Access-A-Hut's Blog

September 16, 2009

Accessible design

Filed under: Accessibility — by accessahut @ 7:50 am

Here is a design from someone in an electric wheelchair.

He does confirm that houses that are accessible are at a premium and don’t stay on the market long–so all you new builders take note. If you really wanted your place to sell, you’d make it accessible! He also confirms what we’ve been figuring out–making a place truly accessible means almost gutting it and starting over (or at least in the 2 areas this really counts–kitchen and bath…)

“My sunroom faces due south to take full advantage of the sunlight. This serves two purposes, 1) I have a well lit and warm sunroom in the morning and in the afternoon and 2) I can use the sunroom as a solar collector for passive solar heating. Passive solar heating uses natural sunlight to warm your house. It doesn’t involve solar panels or water reservoirs as heat sinks. All you need are windows where they can capture the sunlight during the day and less windows in the north where they will lose heat to the outside during the night. The principle is like a car with its windows rolled up on a sunny day. A good book about passive solar heating is “The Passive Solar House” by J. Kachadorian. ”

Use PVC pipe for plumbing and leave leg room for wheelchair access at the sink.

“If you can maintain universal design principles as long as they don’t inconvenience you, then the house’s attractiveness and thus, resale value will be greater to potential buyers with different disabilities. ”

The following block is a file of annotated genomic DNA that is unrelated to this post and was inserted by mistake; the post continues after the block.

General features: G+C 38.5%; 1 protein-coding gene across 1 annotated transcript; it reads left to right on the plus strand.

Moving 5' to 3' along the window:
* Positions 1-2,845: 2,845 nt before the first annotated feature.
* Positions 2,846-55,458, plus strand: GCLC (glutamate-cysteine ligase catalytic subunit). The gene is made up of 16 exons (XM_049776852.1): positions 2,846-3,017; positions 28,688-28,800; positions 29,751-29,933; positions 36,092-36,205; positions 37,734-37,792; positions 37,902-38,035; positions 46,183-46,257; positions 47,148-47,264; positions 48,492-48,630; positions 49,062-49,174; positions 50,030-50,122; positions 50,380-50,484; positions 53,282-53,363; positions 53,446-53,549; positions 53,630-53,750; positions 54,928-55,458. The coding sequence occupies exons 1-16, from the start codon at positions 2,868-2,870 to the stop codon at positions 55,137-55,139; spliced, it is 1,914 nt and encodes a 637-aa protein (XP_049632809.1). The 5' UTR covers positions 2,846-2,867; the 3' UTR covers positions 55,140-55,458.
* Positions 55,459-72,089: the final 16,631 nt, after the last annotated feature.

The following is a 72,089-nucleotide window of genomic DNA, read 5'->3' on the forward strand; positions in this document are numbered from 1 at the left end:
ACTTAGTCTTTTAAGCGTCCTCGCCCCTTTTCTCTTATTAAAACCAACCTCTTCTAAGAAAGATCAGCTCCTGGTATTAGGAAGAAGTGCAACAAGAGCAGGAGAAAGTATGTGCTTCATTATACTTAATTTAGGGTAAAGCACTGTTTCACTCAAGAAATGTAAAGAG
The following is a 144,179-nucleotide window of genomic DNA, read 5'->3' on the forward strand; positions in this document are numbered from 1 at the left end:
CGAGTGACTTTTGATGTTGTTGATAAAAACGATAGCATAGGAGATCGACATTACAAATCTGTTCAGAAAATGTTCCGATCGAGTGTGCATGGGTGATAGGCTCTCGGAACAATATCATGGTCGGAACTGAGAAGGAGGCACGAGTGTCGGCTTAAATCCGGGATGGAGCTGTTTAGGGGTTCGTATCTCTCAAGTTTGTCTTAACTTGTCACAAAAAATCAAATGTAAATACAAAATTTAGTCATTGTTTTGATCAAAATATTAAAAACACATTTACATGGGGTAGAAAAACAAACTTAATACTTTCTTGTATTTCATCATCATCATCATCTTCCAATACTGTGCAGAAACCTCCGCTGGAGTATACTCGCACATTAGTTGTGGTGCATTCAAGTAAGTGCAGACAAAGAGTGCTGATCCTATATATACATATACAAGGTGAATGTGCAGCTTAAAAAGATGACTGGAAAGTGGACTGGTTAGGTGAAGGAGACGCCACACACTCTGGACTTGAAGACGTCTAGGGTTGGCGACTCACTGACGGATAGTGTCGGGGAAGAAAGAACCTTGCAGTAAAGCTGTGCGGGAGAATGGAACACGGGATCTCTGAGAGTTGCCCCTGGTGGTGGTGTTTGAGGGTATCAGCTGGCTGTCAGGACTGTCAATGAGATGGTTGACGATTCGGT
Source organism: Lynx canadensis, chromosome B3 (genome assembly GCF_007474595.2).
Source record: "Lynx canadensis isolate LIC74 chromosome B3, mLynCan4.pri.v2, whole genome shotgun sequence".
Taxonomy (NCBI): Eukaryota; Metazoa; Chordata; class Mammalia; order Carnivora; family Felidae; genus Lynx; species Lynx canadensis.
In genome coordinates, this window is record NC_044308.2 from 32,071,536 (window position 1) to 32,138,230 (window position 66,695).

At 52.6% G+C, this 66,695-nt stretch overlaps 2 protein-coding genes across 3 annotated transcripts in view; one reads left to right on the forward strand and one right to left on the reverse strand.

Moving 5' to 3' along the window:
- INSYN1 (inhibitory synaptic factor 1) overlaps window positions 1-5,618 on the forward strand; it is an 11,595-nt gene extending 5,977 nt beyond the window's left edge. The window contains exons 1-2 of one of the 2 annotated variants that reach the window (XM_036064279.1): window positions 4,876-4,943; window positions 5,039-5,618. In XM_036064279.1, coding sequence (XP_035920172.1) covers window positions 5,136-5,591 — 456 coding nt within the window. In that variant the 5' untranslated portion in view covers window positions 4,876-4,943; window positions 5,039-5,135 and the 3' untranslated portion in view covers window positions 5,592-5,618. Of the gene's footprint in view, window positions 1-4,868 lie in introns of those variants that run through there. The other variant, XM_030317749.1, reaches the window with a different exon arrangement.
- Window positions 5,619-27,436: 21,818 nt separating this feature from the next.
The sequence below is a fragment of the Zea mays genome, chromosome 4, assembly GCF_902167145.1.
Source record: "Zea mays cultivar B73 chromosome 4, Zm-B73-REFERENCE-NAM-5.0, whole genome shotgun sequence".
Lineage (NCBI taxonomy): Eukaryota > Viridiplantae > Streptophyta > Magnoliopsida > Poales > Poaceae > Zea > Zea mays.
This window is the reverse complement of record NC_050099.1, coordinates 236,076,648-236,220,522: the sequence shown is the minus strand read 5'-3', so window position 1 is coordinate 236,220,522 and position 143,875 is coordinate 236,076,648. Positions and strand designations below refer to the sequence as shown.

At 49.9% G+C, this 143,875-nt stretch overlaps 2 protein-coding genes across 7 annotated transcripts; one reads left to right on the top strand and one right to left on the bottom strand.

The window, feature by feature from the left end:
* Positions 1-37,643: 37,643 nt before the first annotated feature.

For a roll in shower ” The concrete subfloor in the bathroom was 1″ lower than the rest of the house to allow the mortar and tile of the bathroom threshold to be flush with the bedroom carpet.”

“Grab bars are very important, if not for you personally then to meet ADA building codes. It is a small matter to install 2″ x 10-12″ boards between the studs around the bathroom walls during construction.”

“Tile, laminate, and vinyl flooring work well with wheelchair users. I recommend those types for kitchens, bathrooms, laundry rooms, and entry ways. As you know wheelchairs can track a lot of mud and water during rainy days. For the accessible bathroom with a roll-in shower 2″ tile works really well. 1″ tile has more grout that needs to be cleaned, in my opinion. Too large a tile and you may not have enough grout to provide sufficient traction on wet floor for ablebodied persons. ”

“make sure flooring installers make a seamless transition between different flooring types in your home. For wheelchair users, it’s annoying and totally avoidable to have a threshold or ‘bump’ between rooms.

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